We visited the one in Dogenzaka, Shibuya.
It is a 3-minute walk from JR Shibuya Station and 30 seconds from Shibuya Station on the Keio Inokashira Line.
The menu here is extensive so much so that you can try a different one for days. It is well categorized into soy base, curry base, etc.
One of the unique dishes comes with cream. The Shiroi Mentai Cheese Cream Udon is particularly popular. Mentaiko is walleye pollack roe (generally served salted and spiced with red pepper) and shiroi means white.
As you can see, true to its name, its very white and creamy.
The cream cheese squeezed tightly over the udon leaves no sign of any udon underneath it.
On breaking through this cheesy barrier, you can see udon with mentaiko. The udon are made using carefully selected flour that render themselves well to traditional and fusion flavors.
The cream cheese itself is light and fluffy almost like whipped cream. Normally, this combination wouldn’t make sense. However, on mixing the cream with the udon, it is extremely delicious and works really well. The cheese does not overpower any other flavor.
You can also add the restaurant’s unique broth to adjust the intensity of flavor.
The soup adds a beautiful depth to the dish and you can’t stop till you’ve finished the bowl.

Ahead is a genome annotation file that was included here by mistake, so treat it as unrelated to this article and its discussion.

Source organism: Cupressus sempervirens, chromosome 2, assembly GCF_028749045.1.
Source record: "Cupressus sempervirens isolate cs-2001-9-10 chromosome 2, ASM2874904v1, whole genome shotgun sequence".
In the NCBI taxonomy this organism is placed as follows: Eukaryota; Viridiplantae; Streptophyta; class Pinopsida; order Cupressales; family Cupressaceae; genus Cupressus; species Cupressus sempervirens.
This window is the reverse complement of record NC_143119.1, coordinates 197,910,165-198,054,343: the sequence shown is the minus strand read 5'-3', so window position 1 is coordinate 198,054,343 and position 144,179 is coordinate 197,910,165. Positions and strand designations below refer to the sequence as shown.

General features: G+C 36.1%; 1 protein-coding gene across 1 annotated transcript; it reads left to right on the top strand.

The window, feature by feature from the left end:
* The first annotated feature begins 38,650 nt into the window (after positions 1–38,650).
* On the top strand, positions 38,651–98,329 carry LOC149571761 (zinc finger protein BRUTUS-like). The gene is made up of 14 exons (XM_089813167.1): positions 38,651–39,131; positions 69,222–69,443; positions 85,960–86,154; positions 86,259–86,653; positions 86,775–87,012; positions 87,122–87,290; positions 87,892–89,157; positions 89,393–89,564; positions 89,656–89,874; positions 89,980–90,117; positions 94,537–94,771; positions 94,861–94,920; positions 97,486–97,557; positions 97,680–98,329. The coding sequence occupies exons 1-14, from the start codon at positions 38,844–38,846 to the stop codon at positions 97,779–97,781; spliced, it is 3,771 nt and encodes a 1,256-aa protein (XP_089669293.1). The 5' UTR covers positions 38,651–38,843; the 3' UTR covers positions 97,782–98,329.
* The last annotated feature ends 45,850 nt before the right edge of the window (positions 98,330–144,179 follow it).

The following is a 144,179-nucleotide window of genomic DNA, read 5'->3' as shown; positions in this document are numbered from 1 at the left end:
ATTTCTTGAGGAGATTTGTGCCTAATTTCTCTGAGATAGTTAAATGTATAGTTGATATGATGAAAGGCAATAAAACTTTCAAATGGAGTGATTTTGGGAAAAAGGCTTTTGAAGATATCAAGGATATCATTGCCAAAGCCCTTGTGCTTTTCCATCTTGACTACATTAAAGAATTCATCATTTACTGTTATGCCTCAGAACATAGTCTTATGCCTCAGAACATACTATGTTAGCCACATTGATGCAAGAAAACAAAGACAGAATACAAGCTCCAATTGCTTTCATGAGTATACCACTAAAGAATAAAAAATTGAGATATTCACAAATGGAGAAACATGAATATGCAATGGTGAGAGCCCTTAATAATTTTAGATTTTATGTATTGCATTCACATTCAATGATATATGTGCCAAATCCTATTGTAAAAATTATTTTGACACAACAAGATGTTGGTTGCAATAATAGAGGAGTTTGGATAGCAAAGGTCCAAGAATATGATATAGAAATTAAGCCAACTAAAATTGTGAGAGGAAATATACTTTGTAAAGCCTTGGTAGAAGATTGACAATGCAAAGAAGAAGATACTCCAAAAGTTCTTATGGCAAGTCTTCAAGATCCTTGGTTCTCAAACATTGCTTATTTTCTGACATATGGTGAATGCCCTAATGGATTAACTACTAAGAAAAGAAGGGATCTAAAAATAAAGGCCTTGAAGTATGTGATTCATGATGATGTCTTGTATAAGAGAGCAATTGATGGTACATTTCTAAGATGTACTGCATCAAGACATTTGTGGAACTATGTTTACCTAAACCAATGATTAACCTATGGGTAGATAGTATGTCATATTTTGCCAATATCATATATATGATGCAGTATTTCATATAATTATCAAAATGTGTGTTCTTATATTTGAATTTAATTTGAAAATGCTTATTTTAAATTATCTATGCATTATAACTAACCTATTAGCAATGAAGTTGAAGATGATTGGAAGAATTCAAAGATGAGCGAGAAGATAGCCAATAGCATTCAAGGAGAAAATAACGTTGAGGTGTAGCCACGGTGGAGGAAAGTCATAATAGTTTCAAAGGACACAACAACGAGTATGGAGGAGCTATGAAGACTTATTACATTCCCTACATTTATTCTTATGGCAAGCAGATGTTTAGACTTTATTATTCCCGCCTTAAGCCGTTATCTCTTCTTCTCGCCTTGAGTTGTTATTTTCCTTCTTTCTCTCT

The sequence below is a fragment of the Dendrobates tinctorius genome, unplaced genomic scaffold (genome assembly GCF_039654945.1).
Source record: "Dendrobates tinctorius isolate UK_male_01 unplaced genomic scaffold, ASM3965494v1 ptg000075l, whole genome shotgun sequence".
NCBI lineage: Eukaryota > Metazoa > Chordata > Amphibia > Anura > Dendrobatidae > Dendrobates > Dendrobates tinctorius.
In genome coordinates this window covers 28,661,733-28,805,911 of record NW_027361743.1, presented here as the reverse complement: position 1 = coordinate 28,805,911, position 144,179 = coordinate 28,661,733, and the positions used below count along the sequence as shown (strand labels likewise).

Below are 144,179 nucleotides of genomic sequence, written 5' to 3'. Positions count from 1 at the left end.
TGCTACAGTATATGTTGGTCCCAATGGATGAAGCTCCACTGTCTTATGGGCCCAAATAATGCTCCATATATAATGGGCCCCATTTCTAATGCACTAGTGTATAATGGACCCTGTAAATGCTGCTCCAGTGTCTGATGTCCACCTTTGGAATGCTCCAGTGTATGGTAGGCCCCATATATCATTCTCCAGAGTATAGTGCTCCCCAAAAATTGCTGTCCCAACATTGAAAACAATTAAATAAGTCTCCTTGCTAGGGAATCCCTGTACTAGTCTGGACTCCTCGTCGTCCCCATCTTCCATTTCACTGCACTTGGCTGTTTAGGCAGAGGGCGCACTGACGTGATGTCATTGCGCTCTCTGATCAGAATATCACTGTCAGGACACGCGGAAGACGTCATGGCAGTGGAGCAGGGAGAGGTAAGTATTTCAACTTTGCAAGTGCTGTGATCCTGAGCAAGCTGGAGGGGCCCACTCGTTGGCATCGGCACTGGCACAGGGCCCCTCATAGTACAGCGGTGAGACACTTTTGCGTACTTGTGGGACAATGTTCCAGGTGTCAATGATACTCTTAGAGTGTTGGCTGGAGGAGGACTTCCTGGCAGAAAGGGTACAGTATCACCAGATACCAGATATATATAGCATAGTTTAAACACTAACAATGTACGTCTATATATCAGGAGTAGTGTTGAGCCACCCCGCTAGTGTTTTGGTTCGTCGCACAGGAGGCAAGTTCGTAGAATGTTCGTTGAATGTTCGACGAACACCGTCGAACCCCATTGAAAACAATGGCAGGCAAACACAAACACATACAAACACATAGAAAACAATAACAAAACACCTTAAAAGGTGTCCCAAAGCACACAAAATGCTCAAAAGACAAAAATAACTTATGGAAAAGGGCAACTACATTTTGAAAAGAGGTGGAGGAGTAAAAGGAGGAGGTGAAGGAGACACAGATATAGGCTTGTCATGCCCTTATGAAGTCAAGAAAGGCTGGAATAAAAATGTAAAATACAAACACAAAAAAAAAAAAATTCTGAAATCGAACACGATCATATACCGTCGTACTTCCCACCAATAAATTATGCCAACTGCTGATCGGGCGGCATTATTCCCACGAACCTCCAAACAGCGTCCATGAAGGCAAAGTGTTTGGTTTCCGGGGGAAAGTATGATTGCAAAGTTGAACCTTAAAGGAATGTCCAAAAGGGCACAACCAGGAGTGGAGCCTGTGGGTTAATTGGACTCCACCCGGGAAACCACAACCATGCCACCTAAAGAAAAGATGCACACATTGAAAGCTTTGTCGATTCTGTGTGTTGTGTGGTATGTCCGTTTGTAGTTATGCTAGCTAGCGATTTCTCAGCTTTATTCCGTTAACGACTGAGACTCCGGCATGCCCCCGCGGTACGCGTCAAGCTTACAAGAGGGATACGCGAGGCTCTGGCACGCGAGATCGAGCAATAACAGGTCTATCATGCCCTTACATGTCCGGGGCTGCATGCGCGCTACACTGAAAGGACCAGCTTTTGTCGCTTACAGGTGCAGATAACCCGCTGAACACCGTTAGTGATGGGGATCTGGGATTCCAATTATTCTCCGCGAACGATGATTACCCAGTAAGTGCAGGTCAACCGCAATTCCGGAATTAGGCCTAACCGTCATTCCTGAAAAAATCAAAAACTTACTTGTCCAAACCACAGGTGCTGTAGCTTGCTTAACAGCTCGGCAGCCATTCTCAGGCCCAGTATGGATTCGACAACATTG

When mentaiko is paired with cheese, the unique salty and spicy flavor of mentaiko and the chewiness of the cheese are a wonderful match. This combination with the restaurant’s well-made udon is truly perfect.
The last restaurant in this feature is the No. 1 udon restaurant in Tokyo based on reviews on Tabelog, a restaurant information website. The appearance of this udon bowl maybe the most ordinary compared to the udon introduced above. Simple and traditional, but the reviews for the udon are extraordinary when it comes to taste. Udon noodles are from Kagawa prefecture, famous for its udon, and the aromatic broth is what results in repeat visitors.
Maruka (丸香), located in Jimbocho, has people queuing up for their udon all the time. Since the menu is limited, it doesn’t take too long before you are seated despite the queues.
Before entering the restaurant, the staff will give you a menu: there were a variety of udon as well as fried dishes.
We ordered the wakame udon; wakame is an edible seaweed extremely popular in Japan. The bowl is covered with wakame so much so that seems to be no trace of udon underneath.
On eating the wakame, you can see the delicious udon. These are soft, chewy with a perfect bite.
We also ordered shrimp tempura to go with our udon.
The soup is mellow yet full of flavor; the first bite and you know why people love it so much. The soup has a warmth and heartiness that pairs brilliantly with the udon. The prices here are extremely affordable starting from as low as 420 yen (about 4 USD).
Simplicity is the key of this restaurant and you will be surprised at how overwhelmingly delicious it is.
Recommended links for Udon Maruka
There is no official website, information is available on Japanese gourmet website. Link to Google Maps
Hope this gives you an idea of all the variety of udon available in Japan. Add some of these to your list of things to eat in Tokyo.